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It has been said that one
can’t do everything possible with Simcha, happiness, but one can do everything
better with it. Lots more can be accomplished when a task is done with
sayשערי דמעות לא ננעלו, the gates of tears are not locked. It has been said that
Simcha is greater in that it removes the gates even from its hinges.
R’ Chaim Volozhiner
(1749-1821) writes that in one hour of learning with Simcha one can learn lots
more than in many hours with sadness. Additionally, says the Steipler,
the more Simcha one has from Torah, the more he will remember his learning.
In this way
the Rebbe of
Lechovitch interpretedהזרעים בדמעה ברנה יקצרו הלוך ילך ובכה נשא משך הזרע בא יבוא ברנה נשא
You can serve Hashem with sadness (בדמעה) or happiness (ברנה) and both ways will produce (יקצרו). However, there is a difference.
One who serves Him with sadness (הלוך ילך ובכה) will yield as much as
he planted (נשא משך הזרע). But one who serves Him with happiness (בא יבוא ברנה) will produce many times of what he invested (נשא אלמתיו).
Rabbi Alt merited to learn under the tutelage of R’
Mordechai Friedlander Ztz”l for close to five years. He received Semicha from
R’ Zalman Nechemia Goldberg. Rabbi Alt has written on numerous topics for
various websites and publications. He lives with his wife and family in a
suburb of Yerushalayim where he studies, writes and teaches. The author is
passionate about teaching Jews of all levels of observance.
Ruach Chaim 6:5. He was the
son of a well-respected and wealthy man. R’
Chaim and his elder brother R’ Simcha studied under the Shaagas Aryeh, who was
then rabbi of Volozhin. He later became the main student of the Vilna Gaon, and
it was with the view of applying the methods of the Vilna Gaon that he founded
the Volozhin Yeshiva in 1803—a Yeshiva that became the "mother of all
Lithuanian-style Yeshivas”—which remained in operation for nearly 90 years
until it was closed in 1892. He began with ten students, young residents of
Volozhin, whom R’ Chaim maintained at his own expense. It is related that his
wife sold her jewelry to contribute to their maintenance. Until then,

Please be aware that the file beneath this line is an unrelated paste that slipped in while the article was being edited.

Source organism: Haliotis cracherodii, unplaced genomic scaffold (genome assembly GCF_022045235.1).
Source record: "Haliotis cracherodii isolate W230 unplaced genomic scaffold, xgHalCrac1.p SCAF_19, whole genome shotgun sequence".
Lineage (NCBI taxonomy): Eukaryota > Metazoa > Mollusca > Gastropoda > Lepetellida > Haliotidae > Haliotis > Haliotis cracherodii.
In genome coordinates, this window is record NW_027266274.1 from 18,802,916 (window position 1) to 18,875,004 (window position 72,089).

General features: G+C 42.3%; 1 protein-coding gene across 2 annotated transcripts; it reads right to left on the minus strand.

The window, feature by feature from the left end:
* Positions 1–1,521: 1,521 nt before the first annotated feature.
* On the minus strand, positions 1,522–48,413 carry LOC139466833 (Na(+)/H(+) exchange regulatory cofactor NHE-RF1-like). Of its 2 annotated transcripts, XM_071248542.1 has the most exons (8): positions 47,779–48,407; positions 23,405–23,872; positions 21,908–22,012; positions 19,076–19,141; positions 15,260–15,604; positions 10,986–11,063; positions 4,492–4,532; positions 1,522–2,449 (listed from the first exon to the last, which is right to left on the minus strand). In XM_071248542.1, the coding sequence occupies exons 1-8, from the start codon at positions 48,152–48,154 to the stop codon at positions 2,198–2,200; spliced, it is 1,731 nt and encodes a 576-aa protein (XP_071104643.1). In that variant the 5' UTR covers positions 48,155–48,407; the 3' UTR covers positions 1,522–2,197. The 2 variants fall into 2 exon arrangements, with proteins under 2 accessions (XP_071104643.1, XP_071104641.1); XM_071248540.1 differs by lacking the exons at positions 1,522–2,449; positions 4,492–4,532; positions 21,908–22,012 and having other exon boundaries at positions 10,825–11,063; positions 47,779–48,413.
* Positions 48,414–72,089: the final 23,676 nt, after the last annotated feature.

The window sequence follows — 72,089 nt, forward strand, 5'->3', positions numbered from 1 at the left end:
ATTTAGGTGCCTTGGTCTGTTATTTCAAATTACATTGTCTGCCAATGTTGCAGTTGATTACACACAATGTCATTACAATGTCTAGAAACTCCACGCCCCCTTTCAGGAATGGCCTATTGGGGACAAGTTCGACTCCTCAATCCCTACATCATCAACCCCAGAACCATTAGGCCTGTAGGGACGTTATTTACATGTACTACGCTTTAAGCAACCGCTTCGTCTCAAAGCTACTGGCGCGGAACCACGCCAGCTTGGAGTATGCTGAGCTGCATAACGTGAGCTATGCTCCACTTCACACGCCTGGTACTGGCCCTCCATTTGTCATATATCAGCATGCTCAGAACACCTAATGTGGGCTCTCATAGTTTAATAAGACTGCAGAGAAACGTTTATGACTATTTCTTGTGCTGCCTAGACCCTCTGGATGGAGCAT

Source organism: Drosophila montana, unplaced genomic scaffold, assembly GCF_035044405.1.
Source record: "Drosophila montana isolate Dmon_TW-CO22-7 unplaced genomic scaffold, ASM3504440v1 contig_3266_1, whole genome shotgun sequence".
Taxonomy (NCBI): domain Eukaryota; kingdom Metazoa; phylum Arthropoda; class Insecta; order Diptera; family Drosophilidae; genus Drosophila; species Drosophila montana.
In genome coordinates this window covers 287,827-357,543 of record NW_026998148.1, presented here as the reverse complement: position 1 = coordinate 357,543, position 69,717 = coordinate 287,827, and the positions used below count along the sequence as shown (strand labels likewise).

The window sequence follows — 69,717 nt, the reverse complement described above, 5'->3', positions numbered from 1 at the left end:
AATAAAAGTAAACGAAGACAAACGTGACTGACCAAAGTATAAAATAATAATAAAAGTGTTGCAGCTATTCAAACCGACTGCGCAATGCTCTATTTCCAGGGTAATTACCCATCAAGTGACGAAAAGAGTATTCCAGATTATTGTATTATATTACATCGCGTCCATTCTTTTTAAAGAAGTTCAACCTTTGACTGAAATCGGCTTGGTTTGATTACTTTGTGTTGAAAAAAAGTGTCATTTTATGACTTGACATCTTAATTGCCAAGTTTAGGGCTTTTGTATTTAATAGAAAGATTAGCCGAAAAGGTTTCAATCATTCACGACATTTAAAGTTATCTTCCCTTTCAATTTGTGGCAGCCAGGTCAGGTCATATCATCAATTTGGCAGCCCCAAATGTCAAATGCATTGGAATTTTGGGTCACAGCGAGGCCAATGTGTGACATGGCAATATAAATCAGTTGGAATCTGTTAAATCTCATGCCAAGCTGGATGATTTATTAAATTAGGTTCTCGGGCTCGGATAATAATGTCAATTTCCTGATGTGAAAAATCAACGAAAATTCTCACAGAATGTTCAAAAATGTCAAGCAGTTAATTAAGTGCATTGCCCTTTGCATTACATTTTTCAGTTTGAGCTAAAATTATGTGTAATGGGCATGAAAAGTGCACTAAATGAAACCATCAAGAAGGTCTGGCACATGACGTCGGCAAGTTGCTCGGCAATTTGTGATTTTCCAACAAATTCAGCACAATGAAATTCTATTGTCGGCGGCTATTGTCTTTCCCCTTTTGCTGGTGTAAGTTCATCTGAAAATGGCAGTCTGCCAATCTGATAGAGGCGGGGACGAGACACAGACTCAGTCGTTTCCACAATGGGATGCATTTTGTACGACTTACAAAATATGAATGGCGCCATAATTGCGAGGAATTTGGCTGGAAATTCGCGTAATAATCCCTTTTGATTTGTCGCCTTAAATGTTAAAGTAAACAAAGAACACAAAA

the system of learning in Eastern Europe was that boys went to cheder from about the time
they turned three until about Bar-Mitzva, some even stopping at 11. Most young
Jewish men were working by the time they were Bar-Mitzva. The elite—those who
showed promise in their Talmudic studies, or who came from the upper classes,
or from rabbinic homes—continued their education into their adolescent years
and beyond, usually by studying with the rabbi of the town in which they lived.
If the young man showed particular promise, then he was sent out of town to the
cities of noted rabbinical scholars, where he would learn with that rabbinic
scholar for a period of time. Then, finally, when he attained sufficient
knowledge he would be ordained, usually by a number of rabbis. That was until
the Volozhiner Yeshiva, where devotion to learning knew no limits. The average
day in Volozhin was 18 hours. There were those who learned 36 hours
consecutively—which is where medical schools got the idea. Then they would
sleep 8 or 10 hours followed by learning another 36 hours consecutively again. There was an institutional goal to be learning 24 hours a day, 7
days a week, all year. They had special arrangements during those times of the
year when obligations, such as the day before Pesach or Yom Kippur or
immediately after the fast, might threaten to break the continuity of learning.
These arrangements included a lottery as to which students would learn then.
Other students would see to their needs, bring them food, etc. The curriculum
in the Volozhiner Yeshiva consisted of the entire Talmud from beginning to end. R’ Chaim's son, R’ Yitzchak, took over the leadership of the Yeshiva
upon his father's death in 1821. Among R’ Chaim's descendants is the
Soloveitchik family. R’ Chaim is the author of the Nefesh Hachaim and Ruach
Chaim. Many of R’ Chaim's responsa on Halachic subjects were lost by
a fire in 1815.